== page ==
Odd: TV and Dogs

26. March 2016 YukiPecos 0

I’ve had pet dogs, on and off, since junior high school and one thing that I thought I was seeing more of these days than before was dogs watching TV.

I can remember as a kid trying to get the dog to notice a cat or dog on the screen with zero success. Today, without saying a thing, Yuki will become mesmerized by the TV. Of course he’s still a dog and his attention will eventually wander elsewhere, but for a dog to sit himself down in front of the TV and “watch” it for 5, 10 even 15 minutes is amazing.

This is what Yuki does.

Yuki sits and watches Rudolf the Red Nosed Reindeer on TV
Yuki was utterly captivated when we watched Rudolf the Red Nosed Reindeer last Dec. He watched it for a good 15 minutes before falling asleep.

In reading some articles about dogs and TV I found it interesting that possibly some of the reason dogs are found to notice TV more often these days is that, with HDTV, the refresh rates are catching up with the way their eyes work.

To them, and old tube tv would look like a series of pictures interrupted by a black frame, but now with HTDV’s having refresh rates like 240Hz, the TV picture is starting to catch up with their visual acuity, and it looks like a fluid moving picture.

The one “TV” that does hold Yuki’s attention, however, is the real world. TV or not, Yuki is just a very “visual” dog. His sense of smell has never been the greatest when it comes to finding something by scent, but he can spend HOURS watching, watching and watching life outside.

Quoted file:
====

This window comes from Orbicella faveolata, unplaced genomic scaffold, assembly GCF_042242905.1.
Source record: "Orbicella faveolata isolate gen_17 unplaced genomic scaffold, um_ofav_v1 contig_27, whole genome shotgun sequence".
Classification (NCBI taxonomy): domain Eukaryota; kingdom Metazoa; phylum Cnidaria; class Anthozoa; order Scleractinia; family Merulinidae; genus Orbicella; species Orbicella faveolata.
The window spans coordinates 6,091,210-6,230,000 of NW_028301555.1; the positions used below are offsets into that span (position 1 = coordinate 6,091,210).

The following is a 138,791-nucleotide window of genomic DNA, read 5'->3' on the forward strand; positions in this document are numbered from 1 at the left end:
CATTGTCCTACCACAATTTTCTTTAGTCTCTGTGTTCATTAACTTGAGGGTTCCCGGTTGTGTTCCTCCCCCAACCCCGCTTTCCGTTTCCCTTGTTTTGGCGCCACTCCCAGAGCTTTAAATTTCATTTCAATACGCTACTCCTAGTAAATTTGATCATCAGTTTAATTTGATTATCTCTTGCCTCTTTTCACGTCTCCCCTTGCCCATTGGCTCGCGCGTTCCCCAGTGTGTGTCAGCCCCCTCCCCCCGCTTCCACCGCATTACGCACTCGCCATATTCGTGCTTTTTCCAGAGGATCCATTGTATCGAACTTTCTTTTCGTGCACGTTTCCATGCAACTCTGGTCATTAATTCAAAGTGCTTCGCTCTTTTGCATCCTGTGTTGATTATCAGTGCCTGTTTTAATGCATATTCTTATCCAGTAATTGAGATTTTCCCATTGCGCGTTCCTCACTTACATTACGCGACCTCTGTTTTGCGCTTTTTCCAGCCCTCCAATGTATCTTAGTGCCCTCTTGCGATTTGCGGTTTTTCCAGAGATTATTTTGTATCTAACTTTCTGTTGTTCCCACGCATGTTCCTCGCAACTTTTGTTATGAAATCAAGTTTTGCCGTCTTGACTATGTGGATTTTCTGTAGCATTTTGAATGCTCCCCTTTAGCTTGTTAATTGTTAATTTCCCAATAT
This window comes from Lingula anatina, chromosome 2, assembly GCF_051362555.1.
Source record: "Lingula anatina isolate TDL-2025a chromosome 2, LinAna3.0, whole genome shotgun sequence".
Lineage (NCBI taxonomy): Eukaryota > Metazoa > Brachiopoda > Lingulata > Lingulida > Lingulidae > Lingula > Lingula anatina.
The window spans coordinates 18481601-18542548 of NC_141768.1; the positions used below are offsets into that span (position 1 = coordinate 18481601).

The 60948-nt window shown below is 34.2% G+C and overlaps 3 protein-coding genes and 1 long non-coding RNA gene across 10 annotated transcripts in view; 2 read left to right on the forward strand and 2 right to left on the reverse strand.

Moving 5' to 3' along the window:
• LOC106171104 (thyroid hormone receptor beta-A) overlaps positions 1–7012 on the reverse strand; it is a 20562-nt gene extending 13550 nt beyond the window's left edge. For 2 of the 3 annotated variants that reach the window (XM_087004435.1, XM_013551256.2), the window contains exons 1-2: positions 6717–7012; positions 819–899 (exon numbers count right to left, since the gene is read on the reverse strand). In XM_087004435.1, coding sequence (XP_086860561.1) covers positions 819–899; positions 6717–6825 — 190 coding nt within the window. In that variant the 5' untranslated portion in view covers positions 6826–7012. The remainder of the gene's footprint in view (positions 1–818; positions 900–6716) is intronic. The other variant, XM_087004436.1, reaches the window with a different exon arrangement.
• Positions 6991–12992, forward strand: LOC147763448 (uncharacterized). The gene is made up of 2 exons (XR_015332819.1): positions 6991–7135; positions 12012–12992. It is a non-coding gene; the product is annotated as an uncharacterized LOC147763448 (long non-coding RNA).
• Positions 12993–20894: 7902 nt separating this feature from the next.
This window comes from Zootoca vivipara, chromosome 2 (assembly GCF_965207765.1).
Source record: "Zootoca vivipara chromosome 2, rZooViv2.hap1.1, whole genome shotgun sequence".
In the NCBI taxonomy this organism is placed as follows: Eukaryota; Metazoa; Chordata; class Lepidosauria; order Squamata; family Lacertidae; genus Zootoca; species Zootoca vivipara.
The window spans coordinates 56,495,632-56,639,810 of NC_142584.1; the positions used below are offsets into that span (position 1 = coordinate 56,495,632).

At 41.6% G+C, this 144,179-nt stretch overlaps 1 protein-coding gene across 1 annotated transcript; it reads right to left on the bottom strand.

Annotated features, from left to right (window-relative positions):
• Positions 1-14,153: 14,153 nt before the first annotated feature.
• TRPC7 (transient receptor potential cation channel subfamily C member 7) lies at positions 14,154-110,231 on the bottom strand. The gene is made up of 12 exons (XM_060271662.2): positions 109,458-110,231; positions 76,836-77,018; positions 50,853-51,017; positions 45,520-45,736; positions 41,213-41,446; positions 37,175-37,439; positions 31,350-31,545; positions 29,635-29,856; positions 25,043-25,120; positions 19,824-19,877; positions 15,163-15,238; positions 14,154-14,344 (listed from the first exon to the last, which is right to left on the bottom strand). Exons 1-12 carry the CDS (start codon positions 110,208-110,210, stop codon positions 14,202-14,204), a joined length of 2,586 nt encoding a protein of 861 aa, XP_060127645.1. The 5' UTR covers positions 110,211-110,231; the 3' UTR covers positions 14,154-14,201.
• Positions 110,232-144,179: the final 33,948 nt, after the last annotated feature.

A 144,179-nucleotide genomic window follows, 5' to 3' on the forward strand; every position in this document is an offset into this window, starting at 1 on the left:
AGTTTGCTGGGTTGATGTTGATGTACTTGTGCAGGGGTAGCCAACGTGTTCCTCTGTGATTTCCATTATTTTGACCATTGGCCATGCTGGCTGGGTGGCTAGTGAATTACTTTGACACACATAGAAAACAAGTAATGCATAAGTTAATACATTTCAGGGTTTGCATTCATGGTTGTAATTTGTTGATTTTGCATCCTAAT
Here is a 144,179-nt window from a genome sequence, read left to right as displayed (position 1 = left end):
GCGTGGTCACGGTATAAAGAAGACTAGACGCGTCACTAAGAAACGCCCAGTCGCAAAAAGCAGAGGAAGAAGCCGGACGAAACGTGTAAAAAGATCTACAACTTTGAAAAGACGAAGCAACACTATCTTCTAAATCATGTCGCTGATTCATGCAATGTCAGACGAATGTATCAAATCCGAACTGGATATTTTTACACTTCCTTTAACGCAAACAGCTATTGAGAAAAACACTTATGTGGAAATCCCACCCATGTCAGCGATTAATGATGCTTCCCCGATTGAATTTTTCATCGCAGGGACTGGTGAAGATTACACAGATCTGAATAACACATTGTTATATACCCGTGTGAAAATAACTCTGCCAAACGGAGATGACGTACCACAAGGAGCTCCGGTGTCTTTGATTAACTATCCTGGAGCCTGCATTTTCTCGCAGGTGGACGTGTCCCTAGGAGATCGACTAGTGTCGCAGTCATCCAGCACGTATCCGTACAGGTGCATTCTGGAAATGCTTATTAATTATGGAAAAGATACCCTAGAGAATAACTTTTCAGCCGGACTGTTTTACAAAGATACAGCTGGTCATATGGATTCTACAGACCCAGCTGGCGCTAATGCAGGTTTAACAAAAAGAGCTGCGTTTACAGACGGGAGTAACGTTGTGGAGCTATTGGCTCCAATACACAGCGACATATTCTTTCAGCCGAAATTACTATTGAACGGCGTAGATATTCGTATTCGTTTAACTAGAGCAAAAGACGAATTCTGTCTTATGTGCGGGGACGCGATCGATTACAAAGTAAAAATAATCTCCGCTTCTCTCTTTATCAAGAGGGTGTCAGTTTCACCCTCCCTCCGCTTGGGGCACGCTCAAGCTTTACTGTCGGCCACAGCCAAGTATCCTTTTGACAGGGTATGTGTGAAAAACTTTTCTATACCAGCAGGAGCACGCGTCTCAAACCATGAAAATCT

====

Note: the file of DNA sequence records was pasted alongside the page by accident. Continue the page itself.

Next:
Yuki rests his head on the window sill and sleeps after watching the outdoors for hours
Yuki will watch out “his window” for hours. We’ve come to call it “Yuki’s TV”. Here, he’s caught sound asleep on the window ledge.

Pecos, in comparison, never notices the TV and when he’s relaxing outdoors or borrowing Yuki “TV”, he’ll use that big schnoz of his to sniff and sniff and sniff.

Pecos sleeps on the window ledge after sniffing the evening air.
Pecos, unlike Yuki relies more on his sense of smell and hearing than watching the world. With that nose and those ears, who could blame him?

Guess the next question is what makes a dog choose to lean more on one sense over another?